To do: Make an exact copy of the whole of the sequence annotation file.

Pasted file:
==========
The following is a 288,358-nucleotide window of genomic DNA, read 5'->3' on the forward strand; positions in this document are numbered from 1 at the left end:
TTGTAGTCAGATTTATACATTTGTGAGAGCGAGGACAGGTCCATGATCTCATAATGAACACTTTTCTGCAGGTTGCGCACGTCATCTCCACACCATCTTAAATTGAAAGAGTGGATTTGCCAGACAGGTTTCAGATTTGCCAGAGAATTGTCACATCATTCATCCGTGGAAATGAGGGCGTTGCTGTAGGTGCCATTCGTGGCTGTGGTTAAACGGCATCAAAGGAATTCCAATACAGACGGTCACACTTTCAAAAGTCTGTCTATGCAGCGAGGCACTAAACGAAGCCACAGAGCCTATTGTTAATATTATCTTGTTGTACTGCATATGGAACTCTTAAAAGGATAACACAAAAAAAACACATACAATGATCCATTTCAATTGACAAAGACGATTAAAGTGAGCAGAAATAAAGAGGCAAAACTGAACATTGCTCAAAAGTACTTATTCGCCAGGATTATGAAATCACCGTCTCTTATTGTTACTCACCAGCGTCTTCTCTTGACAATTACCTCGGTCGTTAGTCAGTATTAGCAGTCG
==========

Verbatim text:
The following is a 288,358-nucleotide window of genomic DNA, read 5'->3' on the forward strand; positions in this document are numbered from 1 at the left end:
TTGTAGTCAGATTTATACATTTGTGAGAGCGAGGACAGGTCCATGATCTCATAATGAACACTTTTCTGCAGGTTGCGCACGTCATCTCCACACCATCTTAAATTGAAAGAGTGGATTTGCCAGACAGGTTTCAGATTTGCCAGAGAATTGTCACATCATTCATCCGTGGAAATGAGGGCGTTGCTGTAGGTGCCATTCGTGGCTGTGGTTAAACGGCATCAAAGGAATTCCAATACAGACGGTCACACTTTCAAAAGTCTGTCTATGCAGCGAGGCACTAAACGAAGCCACAGAGCCTATTGTTAATATTATCTTGTTGTACTGCATATGGAACTCTTAAAAGGATAACACAAAAAAAACACATACAATGATCCATTTCAATTGACAAAGACGATTAAAGTGAGCAGAAATAAAGAGGCAAAACTGAACATTGCTCAAAAGTACTTATTCGCCAGGATTATGAAATCACCGTCTCTTATTGTTACTCACCAGCGTCTTCTCTTGACAATTACCTCGGTCGTTAGTCAGTATTAGCAGTCG